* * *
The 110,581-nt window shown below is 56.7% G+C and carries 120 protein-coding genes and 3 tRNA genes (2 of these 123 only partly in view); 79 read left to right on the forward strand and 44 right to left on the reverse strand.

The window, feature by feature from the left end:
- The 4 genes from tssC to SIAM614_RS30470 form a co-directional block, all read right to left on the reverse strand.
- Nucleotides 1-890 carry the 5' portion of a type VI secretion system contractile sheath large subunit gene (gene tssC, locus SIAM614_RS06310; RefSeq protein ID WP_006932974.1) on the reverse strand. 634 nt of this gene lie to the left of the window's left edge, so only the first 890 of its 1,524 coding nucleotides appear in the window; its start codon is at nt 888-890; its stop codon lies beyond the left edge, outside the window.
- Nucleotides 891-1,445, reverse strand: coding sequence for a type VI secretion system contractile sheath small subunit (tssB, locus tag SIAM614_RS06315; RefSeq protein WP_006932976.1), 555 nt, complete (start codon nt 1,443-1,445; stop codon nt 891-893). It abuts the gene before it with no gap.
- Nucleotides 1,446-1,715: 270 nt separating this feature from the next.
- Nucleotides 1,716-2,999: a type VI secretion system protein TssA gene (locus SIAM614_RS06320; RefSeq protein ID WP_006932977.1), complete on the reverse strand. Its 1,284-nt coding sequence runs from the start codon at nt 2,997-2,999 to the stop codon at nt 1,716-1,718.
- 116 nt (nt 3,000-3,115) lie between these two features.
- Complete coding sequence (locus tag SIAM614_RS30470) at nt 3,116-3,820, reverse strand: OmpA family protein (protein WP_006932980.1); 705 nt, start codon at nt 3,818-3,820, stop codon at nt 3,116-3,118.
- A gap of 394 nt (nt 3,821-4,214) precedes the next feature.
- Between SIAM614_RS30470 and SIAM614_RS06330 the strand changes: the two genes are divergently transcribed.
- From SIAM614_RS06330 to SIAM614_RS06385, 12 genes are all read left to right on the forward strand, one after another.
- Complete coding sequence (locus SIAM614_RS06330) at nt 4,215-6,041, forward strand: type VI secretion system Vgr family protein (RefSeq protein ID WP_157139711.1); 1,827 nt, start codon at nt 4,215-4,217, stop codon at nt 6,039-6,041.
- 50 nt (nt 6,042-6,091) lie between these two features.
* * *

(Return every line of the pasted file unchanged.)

The 110,581-nt window shown below is 56.7% G+C and carries 120 protein-coding genes and 3 tRNA genes (2 of these 123 only partly in view); 79 read left to right on the forward strand and 44 right to left on the reverse strand.

The window, feature by feature from the left end:
- The 4 genes from tssC to SIAM614_RS30470 form a co-directional block, all read right to left on the reverse strand.
- Nucleotides 1-890 carry the 5' portion of a type VI secretion system contractile sheath large subunit gene (gene tssC, locus SIAM614_RS06310; RefSeq protein ID WP_006932974.1) on the reverse strand. 634 nt of this gene lie to the left of the window's left edge, so only the first 890 of its 1,524 coding nucleotides appear in the window; its start codon is at nt 888-890; its stop codon lies beyond the left edge, outside the window.
- Nucleotides 891-1,445, reverse strand: coding sequence for a type VI secretion system contractile sheath small subunit (tssB, locus tag SIAM614_RS06315; RefSeq protein WP_006932976.1), 555 nt, complete (start codon nt 1,443-1,445; stop codon nt 891-893). It abuts the gene before it with no gap.
- Nucleotides 1,446-1,715: 270 nt separating this feature from the next.
- Nucleotides 1,716-2,999: a type VI secretion system protein TssA gene (locus SIAM614_RS06320; RefSeq protein ID WP_006932977.1), complete on the reverse strand. Its 1,284-nt coding sequence runs from the start codon at nt 2,997-2,999 to the stop codon at nt 1,716-1,718.
- 116 nt (nt 3,000-3,115) lie between these two features.
- Complete coding sequence (locus tag SIAM614_RS30470) at nt 3,116-3,820, reverse strand: OmpA family protein (protein WP_006932980.1); 705 nt, start codon at nt 3,818-3,820, stop codon at nt 3,116-3,118.
- A gap of 394 nt (nt 3,821-4,214) precedes the next feature.
- Between SIAM614_RS30470 and SIAM614_RS06330 the strand changes: the two genes are divergently transcribed.
- From SIAM614_RS06330 to SIAM614_RS06385, 12 genes are all read left to right on the forward strand, one after another.
- Complete coding sequence (locus SIAM614_RS06330) at nt 4,215-6,041, forward strand: type VI secretion system Vgr family protein (RefSeq protein ID WP_157139711.1); 1,827 nt, start codon at nt 4,215-4,217, stop codon at nt 6,039-6,041.
- 50 nt (nt 6,042-6,091) lie between these two features.